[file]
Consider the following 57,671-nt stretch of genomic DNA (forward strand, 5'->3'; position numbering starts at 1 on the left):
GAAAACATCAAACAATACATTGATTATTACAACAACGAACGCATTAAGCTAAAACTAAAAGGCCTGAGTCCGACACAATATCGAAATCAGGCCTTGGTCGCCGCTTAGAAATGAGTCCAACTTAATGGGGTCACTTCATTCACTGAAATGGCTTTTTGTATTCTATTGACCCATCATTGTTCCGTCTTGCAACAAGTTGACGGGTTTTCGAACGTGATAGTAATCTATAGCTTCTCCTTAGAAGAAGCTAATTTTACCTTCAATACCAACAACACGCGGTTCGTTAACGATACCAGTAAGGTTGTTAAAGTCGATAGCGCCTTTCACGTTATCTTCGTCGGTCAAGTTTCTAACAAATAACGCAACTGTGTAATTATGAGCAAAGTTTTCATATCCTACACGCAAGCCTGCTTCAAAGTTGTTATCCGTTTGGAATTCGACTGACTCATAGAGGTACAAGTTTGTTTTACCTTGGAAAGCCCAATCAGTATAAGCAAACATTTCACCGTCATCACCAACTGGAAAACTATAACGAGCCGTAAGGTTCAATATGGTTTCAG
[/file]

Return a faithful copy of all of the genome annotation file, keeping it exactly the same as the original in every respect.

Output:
Consider the following 57,671-nt stretch of genomic DNA (forward strand, 5'->3'; position numbering starts at 1 on the left):
GAAAACATCAAACAATACATTGATTATTACAACAACGAACGCATTAAGCTAAAACTAAAAGGCCTGAGTCCGACACAATATCGAAATCAGGCCTTGGTCGCCGCTTAGAAATGAGTCCAACTTAATGGGGTCACTTCATTCACTGAAATGGCTTTTTGTATTCTATTGACCCATCATTGTTCCGTCTTGCAACAAGTTGACGGGTTTTCGAACGTGATAGTAATCTATAGCTTCTCCTTAGAAGAAGCTAATTTTACCTTCAATACCAACAACACGCGGTTCGTTAACGATACCAGTAAGGTTGTTAAAGTCGATAGCGCCTTTCACGTTATCTTCGTCGGTCAAGTTTCTAACAAATAACGCAACTGTGTAATTATGAGCAAAGTTTTCATATCCTACACGCAAGCCTGCTTCAAAGTTGTTATCCGTTTGGAATTCGACTGACTCATAGAGGTACAAGTTTGTTTTACCTTGGAAAGCCCAATCAGTATAAGCAAACATTTCACCGTCATCACCAACTGGAAAACTATAACGAGCCGTAAGGTTCAATATGGTTTCAG